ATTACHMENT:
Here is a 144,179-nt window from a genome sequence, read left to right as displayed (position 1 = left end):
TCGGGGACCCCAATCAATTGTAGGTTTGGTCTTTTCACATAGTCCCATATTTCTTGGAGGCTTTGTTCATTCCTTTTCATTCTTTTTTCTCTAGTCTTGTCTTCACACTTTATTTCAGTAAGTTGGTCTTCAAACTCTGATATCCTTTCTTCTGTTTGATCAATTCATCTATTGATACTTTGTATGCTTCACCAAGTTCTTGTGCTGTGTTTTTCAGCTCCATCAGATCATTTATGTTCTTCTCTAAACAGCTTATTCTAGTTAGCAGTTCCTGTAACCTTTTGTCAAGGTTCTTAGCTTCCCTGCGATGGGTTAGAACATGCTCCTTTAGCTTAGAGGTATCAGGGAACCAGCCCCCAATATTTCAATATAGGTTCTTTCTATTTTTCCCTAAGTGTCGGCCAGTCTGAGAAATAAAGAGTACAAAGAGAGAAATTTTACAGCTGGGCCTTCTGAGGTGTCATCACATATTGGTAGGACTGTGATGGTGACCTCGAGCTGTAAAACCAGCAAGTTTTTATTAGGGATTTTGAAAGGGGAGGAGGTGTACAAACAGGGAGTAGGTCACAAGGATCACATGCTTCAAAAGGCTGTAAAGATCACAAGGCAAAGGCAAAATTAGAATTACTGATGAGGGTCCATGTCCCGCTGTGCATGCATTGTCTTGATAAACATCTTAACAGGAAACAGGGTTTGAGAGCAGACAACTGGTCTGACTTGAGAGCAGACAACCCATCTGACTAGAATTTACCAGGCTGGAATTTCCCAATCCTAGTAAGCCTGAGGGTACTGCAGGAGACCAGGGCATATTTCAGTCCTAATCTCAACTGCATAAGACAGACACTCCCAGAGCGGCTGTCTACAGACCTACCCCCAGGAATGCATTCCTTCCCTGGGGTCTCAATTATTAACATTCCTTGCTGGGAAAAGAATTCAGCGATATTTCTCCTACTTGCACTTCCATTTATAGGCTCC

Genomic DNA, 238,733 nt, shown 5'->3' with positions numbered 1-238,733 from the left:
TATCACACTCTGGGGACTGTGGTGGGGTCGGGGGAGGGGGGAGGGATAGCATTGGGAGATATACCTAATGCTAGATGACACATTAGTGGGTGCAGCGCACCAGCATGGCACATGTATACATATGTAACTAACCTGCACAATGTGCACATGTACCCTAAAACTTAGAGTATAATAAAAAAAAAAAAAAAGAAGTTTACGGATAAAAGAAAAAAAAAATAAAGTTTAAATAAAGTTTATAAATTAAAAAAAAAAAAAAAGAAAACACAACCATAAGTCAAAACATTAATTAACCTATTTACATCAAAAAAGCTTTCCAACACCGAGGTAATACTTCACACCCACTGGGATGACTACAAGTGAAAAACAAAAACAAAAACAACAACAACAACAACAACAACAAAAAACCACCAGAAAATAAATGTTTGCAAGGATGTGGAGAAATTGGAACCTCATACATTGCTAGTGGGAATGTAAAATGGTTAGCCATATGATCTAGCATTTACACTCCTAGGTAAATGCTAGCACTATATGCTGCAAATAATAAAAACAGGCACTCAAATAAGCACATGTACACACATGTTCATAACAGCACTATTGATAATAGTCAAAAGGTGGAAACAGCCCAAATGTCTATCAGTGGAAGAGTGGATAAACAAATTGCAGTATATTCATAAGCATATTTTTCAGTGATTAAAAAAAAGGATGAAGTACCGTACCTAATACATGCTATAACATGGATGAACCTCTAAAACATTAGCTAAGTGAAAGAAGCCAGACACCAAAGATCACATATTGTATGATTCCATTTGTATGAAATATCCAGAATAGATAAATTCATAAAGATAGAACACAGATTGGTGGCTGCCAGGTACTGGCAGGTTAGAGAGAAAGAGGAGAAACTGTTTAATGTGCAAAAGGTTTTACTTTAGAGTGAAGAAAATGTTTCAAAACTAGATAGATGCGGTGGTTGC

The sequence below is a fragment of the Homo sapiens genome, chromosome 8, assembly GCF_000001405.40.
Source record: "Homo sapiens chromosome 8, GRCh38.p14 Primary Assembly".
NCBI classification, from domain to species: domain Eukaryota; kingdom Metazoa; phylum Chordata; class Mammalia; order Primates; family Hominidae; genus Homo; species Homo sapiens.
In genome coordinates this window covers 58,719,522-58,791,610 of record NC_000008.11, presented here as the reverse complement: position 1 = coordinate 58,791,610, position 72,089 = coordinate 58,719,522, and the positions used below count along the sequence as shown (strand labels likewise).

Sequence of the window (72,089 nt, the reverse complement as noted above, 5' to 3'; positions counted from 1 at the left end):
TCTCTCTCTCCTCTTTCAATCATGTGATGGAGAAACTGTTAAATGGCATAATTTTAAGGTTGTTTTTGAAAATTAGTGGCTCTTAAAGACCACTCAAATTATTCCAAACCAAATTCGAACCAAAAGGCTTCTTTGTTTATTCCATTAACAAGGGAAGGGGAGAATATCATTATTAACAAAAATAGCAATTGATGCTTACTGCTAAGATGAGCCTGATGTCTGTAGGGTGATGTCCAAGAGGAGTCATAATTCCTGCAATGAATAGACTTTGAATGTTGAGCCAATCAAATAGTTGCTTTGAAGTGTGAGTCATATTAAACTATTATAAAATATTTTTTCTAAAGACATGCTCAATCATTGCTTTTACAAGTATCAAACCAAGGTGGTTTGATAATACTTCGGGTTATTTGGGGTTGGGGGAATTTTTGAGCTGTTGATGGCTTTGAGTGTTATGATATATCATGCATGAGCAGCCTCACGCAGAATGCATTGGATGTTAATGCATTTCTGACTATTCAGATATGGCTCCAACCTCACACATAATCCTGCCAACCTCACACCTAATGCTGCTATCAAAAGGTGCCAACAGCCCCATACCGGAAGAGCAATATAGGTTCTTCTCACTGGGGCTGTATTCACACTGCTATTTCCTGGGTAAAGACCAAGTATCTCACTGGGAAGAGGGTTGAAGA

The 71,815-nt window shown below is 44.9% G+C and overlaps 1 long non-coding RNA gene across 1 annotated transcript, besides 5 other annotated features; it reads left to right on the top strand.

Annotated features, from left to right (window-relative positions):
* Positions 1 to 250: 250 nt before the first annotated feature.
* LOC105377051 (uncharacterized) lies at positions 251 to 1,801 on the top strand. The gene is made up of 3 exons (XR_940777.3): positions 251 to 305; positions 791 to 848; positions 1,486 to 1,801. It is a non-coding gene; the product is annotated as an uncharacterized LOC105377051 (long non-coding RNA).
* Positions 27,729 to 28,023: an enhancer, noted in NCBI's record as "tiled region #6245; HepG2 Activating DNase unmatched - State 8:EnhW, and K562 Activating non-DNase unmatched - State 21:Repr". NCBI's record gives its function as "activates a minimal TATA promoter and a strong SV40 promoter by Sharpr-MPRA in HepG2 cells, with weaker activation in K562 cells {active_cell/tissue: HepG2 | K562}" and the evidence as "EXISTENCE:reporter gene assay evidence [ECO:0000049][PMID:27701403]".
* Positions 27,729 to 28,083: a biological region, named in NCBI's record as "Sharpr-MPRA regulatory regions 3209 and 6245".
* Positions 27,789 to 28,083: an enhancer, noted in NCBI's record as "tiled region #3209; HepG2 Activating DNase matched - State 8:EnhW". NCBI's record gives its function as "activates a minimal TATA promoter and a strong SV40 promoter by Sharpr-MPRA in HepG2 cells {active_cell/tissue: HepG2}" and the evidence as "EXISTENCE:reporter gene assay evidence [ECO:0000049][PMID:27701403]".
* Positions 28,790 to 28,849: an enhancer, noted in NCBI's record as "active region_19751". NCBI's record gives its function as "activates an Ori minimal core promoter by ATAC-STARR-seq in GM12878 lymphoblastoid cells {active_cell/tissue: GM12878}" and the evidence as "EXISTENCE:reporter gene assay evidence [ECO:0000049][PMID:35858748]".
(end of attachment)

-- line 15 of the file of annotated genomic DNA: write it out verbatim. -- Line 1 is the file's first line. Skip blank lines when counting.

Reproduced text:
* Positions 27,729 to 28,023: an enhancer, noted in NCBI's record as "tiled region #6245; HepG2 Activating DNase unmatched - State 8:EnhW, and K562 Activating non-DNase unmatched - State 21:Repr". NCBI's record gives its function as "activates a minimal TATA promoter and a strong SV40 promoter by Sharpr-MPRA in HepG2 cells, with weaker activation in K562 cells {active_cell/tissue: HepG2 | K562}" and the evidence as "EXISTENCE:reporter gene assay evidence [ECO:0000049][PMID:27701403]".